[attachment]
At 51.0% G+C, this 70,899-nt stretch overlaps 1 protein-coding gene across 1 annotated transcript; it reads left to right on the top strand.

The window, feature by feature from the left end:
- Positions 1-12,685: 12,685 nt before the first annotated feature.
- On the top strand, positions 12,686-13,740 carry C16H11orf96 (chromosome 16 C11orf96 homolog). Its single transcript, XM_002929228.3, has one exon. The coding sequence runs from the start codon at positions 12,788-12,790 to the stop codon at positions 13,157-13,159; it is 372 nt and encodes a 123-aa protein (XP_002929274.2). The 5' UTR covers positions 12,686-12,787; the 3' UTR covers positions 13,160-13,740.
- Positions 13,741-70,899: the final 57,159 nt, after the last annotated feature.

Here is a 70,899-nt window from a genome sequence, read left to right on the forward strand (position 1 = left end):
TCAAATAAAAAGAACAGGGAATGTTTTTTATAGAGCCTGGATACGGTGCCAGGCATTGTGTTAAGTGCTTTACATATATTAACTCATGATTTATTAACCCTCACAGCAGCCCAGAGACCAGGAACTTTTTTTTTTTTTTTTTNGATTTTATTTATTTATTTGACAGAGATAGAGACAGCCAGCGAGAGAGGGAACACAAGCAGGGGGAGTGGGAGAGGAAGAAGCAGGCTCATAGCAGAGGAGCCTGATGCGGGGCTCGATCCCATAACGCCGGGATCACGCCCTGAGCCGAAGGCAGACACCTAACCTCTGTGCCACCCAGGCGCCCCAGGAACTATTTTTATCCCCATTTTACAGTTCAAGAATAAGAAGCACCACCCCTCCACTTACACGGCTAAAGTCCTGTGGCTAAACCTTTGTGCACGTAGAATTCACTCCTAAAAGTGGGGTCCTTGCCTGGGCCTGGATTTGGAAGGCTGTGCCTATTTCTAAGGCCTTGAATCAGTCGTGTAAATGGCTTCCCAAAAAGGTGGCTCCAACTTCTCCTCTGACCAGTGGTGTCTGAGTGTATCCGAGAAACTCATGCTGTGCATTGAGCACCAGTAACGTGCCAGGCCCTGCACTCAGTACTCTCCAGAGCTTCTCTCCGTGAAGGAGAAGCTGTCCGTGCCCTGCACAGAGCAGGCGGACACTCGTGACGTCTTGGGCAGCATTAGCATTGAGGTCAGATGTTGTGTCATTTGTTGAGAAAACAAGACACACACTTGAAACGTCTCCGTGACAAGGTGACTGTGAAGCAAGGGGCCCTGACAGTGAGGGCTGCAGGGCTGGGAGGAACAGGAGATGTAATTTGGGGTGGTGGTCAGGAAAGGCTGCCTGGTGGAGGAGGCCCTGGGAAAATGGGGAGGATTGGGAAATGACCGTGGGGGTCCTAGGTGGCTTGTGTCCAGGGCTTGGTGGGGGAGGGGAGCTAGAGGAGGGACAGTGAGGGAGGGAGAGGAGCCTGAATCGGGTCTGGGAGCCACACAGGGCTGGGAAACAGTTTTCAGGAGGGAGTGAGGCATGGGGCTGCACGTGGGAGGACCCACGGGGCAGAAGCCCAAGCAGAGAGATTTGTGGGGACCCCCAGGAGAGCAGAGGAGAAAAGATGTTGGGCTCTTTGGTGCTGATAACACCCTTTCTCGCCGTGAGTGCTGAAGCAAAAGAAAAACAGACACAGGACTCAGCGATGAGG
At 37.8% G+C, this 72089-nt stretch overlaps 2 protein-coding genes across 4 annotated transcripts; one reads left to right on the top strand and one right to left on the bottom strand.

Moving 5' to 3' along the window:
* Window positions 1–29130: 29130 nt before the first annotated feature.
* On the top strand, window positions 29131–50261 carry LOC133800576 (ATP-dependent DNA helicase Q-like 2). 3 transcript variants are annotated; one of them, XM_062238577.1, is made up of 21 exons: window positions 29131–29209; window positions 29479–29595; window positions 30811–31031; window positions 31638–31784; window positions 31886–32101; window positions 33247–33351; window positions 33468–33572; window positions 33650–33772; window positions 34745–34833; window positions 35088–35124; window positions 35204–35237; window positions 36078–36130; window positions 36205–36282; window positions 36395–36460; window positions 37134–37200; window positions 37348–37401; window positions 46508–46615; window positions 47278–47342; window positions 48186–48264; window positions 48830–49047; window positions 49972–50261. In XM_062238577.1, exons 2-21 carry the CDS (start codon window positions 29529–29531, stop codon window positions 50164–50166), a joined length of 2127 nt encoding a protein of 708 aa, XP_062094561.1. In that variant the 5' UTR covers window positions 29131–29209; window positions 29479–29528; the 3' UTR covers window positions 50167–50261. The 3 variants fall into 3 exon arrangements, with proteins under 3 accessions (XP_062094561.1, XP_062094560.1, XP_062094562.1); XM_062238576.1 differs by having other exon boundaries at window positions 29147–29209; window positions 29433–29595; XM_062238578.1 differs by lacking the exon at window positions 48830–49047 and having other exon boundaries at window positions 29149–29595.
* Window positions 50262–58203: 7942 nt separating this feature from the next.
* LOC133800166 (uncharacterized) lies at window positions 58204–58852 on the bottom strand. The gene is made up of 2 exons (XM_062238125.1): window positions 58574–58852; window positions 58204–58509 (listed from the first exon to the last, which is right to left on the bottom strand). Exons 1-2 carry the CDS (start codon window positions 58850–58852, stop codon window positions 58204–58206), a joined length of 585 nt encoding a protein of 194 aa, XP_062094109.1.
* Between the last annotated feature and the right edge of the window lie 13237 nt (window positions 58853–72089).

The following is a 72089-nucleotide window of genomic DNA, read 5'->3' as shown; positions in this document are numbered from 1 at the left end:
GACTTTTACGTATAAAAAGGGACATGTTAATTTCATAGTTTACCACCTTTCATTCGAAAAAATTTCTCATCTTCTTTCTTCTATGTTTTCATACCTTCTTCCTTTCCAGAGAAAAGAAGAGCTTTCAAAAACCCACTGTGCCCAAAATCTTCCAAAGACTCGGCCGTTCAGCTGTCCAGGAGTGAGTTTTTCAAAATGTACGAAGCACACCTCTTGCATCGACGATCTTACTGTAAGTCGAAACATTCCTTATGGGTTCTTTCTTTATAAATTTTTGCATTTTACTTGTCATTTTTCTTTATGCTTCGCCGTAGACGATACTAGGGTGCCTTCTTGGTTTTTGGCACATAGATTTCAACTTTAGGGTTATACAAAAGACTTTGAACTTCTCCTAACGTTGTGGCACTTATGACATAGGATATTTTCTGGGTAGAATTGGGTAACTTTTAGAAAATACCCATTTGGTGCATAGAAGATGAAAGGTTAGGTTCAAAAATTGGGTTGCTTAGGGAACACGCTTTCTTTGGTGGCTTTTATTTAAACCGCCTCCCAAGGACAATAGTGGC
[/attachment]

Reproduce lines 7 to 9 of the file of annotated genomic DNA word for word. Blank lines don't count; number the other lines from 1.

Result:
TCAAATAAAAAGAACAGGGAATGTTTTTTATAGAGCCTGGATACGGTGCCAGGCATTGTGTTAAGTGCTTTACATATATTAACTCATGATTTATTAACCCTCACAGCAGCCCAGAGACCAGGAACTTTTTTTTTTTTTTTTTNGATTTTATTTATTTATTTGACAGAGATAGAGACAGCCAGCGAGAGAGGGAACACAAGCAGGGGGAGTGGGAGAGGAAGAAGCAGGCTCATAGCAGAGGAGCCTGATGCGGGGCTCGATCCCATAACGCCGGGATCACGCCCTGAGCCGAAGGCAGACACCTAACCTCTGTGCCACCCAGGCGCCCCAGGAACTATTTTTATCCCCATTTTACAGTTCAAGAATAAGAAGCACCACCCCTCCACTTACACGGCTAAAGTCCTGTGGCTAAACCTTTGTGCACGTAGAATTCACTCCTAAAAGTGGGGTCCTTGCCTGGGCCTGGATTTGGAAGGCTGTGCCTATTTCTAAGGCCTTGAATCAGTCGTGTAAATGGCTTCCCAAAAAGGTGGCTCCAACTTCTCCTCTGACCAGTGGTGTCTGAGTGTATCCGAGAAACTCATGCTGTGCATTGAGCACCAGTAACGTGCCAGGCCCTGCACTCAGTACTCTCCAGAGCTTCTCTCCGTGAAGGAGAAGCTGTCCGTGCCCTGCACAGAGCAGGCGGACACTCGTGACGTCTTGGGCAGCATTAGCATTGAGGTCAGATGTTGTGTCATTTGTTGAGAAAACAAGACACACACTTGAAACGTCTCCGTGACAAGGTGACTGTGAAGCAAGGGGCCCTGACAGTGAGGGCTGCAGGGCTGGGAGGAACAGGAGATGTAATTTGGGGTGGTGGTCAGGAAAGGCTGCCTGGTGGAGGAGGCCCTGGGAAAATGGGGAGGATTGGGAAATGACCGTGGGGGTCCTAGGTGGCTTGTGTCCAGGGCTTGGTGGGGGAGGGGAGCTAGAGGAGGGACAGTGAGGGAGGGAGAGGAGCCTGAATCGGGTCTGGGAGCCACACAGGGCTGGGAAACAGTTTTCAGGAGGGAGTGAGGCATGGGGCTGCACGTGGGAGGACCCACGGGGCAGAAGCCCAAGCAGAGAGATTTGTGGGGACCCCCAGGAGAGCAGAGGAGAAAAGATGTTGGGCTCTTTGGTGCTGATAACACCCTTTCTCGCCGTGAGTGCTGAAGCAAAAGAAAAACAGACACAGGACTCAGCGATGAGG
At 37.8% G+C, this 72089-nt stretch overlaps 2 protein-coding genes across 4 annotated transcripts; one reads left to right on the top strand and one right to left on the bottom strand.

Moving 5' to 3' along the window: